‘Patients will suffer’: Specialists criticise national public holiday to mourn the Queen

By Geir O'Rourke

12 Sep 2022

Specialists have criticised the decision to hold a public holiday to mourn the death of Queen Elizabeth II, with some warning the day off will exacerbate overbooked waitlists for elective surgery and other care.

Prime Minister Anthony Albanese on Sunday announced the one-off holiday for next Thursday, 22 September, coinciding with a memorial service for the Queen.

“It will be a one-off national public holiday to allow people to pay their respects for the passing of Queen Elizabeth,” Mr Albanese said.

“I spoke to all premiers and chief ministers yesterday and I’m writing to them formally this morning, they will have received their letters by now. They have all agreed that it’s appropriate that it be a one-off national public holiday.”

The day off will mean Victorians enjoy a four-day weekend, as the Friday before the AFL grand final is also a public holiday. Western Australia has another public holiday the following Monday.

But the decision has been condemned on social media, with one high-profile doctor saying he would need to reschedule more than 60 patients booked in to attend his cancer clinic on the day.

Dr Eric Levi, an otolaryngologist in Melbourne, said the result was likely to be cancellation of all non-emergency surgeries in public hospitals and major staffing headaches across the system.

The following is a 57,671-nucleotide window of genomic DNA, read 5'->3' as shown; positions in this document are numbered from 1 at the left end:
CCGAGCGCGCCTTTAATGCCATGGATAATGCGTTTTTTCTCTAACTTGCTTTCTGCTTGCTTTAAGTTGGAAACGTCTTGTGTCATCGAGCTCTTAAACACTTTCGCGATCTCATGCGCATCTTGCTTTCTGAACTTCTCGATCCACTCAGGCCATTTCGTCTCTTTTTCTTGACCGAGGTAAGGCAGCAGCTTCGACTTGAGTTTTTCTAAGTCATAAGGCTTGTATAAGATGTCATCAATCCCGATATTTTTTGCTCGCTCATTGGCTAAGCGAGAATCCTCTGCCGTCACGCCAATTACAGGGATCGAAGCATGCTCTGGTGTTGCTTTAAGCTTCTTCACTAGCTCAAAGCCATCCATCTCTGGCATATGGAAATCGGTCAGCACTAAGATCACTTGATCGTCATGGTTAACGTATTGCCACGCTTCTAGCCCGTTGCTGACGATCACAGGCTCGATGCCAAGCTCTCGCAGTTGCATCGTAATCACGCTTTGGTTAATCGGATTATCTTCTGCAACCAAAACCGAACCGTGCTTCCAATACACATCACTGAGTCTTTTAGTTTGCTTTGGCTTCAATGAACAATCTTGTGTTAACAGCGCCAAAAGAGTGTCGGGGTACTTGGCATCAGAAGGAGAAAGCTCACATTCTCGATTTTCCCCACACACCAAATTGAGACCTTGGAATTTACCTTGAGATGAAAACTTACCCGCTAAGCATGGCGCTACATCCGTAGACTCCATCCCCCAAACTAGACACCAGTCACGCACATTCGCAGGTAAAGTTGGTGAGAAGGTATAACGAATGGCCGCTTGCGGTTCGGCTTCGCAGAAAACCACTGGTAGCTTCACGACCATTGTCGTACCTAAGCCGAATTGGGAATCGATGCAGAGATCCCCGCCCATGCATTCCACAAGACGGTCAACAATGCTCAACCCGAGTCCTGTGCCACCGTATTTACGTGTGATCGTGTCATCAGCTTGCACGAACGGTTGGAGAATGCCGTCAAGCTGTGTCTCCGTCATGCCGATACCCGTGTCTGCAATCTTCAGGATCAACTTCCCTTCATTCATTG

“Patients booked for clinics and theatres will be affected by this,” Dr Levi said on Twitter.

“Our clinics and operating theatres are all already severely overbooked. Cancelling, postponing, reshuffling isn’t easy in an overloaded system.”

The lack of lead-in time – just 11 days – was another issue and would create administrative nightmare in private practices, said respiratory physician Dr David Joffe.

Based in Sydney, he said he was planning to close his private practice for the day, adding he would have been unable to cover his costs if required to pay public-holiday penalty rates.

AMA president Professor Steve Robson was also among those unhappy with the move.

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